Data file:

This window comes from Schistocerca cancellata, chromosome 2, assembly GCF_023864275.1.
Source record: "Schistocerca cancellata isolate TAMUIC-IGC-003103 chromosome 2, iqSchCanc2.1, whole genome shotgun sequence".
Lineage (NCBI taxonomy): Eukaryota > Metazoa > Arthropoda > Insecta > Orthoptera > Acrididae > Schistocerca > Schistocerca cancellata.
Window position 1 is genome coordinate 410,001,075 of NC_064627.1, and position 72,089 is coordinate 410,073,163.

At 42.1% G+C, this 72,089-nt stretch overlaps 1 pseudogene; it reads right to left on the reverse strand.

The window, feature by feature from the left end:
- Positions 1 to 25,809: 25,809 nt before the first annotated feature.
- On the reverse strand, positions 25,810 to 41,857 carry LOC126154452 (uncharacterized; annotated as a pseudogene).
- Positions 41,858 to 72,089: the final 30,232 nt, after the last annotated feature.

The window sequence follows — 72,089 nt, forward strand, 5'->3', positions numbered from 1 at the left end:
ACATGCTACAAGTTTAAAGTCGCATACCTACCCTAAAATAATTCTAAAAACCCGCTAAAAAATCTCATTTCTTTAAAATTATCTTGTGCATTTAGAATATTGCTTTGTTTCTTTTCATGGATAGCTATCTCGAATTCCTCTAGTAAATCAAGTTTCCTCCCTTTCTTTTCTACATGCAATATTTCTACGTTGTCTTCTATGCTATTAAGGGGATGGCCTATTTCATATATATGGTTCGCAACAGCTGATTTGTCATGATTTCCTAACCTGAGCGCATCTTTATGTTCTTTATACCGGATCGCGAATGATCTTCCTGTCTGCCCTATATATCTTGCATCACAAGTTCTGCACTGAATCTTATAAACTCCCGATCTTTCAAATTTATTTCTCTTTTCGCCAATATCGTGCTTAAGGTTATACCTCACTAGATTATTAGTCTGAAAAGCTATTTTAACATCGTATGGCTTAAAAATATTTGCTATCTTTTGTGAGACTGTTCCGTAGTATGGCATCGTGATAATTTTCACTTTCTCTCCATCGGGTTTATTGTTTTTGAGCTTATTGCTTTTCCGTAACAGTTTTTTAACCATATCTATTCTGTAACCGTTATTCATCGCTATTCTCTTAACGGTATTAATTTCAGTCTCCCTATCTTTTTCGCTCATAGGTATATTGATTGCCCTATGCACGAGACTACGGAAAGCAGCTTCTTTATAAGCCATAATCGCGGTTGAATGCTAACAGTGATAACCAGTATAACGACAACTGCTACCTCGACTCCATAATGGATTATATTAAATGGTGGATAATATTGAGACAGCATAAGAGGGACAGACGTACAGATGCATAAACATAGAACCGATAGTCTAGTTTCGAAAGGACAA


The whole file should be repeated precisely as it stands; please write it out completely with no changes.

This window comes from Schistocerca cancellata, chromosome 2, assembly GCF_023864275.1.
Source record: "Schistocerca cancellata isolate TAMUIC-IGC-003103 chromosome 2, iqSchCanc2.1, whole genome shotgun sequence".
Lineage (NCBI taxonomy): Eukaryota > Metazoa > Arthropoda > Insecta > Orthoptera > Acrididae > Schistocerca > Schistocerca cancellata.
Window position 1 is genome coordinate 410,001,075 of NC_064627.1, and position 72,089 is coordinate 410,073,163.

At 42.1% G+C, this 72,089-nt stretch overlaps 1 pseudogene; it reads right to left on the reverse strand.

The window, feature by feature from the left end:
- Positions 1 to 25,809: 25,809 nt before the first annotated feature.
- On the reverse strand, positions 25,810 to 41,857 carry LOC126154452 (uncharacterized; annotated as a pseudogene).
- Positions 41,858 to 72,089: the final 30,232 nt, after the last annotated feature.

The window sequence follows — 72,089 nt, forward strand, 5'->3', positions numbered from 1 at the left end:
ACATGCTACAAGTTTAAAGTCGCATACCTACCCTAAAATAATTCTAAAAACCCGCTAAAAAATCTCATTTCTTTAAAATTATCTTGTGCATTTAGAATATTGCTTTGTTTCTTTTCATGGATAGCTATCTCGAATTCCTCTAGTAAATCAAGTTTCCTCCCTTTCTTTTCTACATGCAATATTTCTACGTTGTCTTCTATGCTATTAAGGGGATGGCCTATTTCATATATATGGTTCGCAACAGCTGATTTGTCATGATTTCCTAACCTGAGCGCATCTTTATGTTCTTTATACCGGATCGCGAATGATCTTCCTGTCTGCCCTATATATCTTGCATCACAAGTTCTGCACTGAATCTTATAAACTCCCGATCTTTCAAATTTATTTCTCTTTTCGCCAATATCGTGCTTAAGGTTATACCTCACTAGATTATTAGTCTGAAAAGCTATTTTAACATCGTATGGCTTAAAAATATTTGCTATCTTTTGTGAGACTGTTCCGTAGTATGGCATCGTGATAATTTTCACTTTCTCTCCATCGGGTTTATTGTTTTTGAGCTTATTGCTTTTCCGTAACAGTTTTTTAACCATATCTATTCTGTAACCGTTATTCATCGCTATTCTCTTAACGGTATTAATTTCAGTCTCCCTATCTTTTTCGCTCATAGGTATATTGATTGCCCTATGCACGAGACTACGGAAAGCAGCTTCTTTATAAGCCATAATCGCGGTTGAATGCTAACAGTGATAACCAGTATAACGACAACTGCTACCTCGACTCCATAATGGATTATATTAAATGGTGGATAATATTGAGACAGCATAAGAGGGACAGACGTACAGATGCATAAACATAGAACCGATAGTCTAGTTTCGAAAGGACAA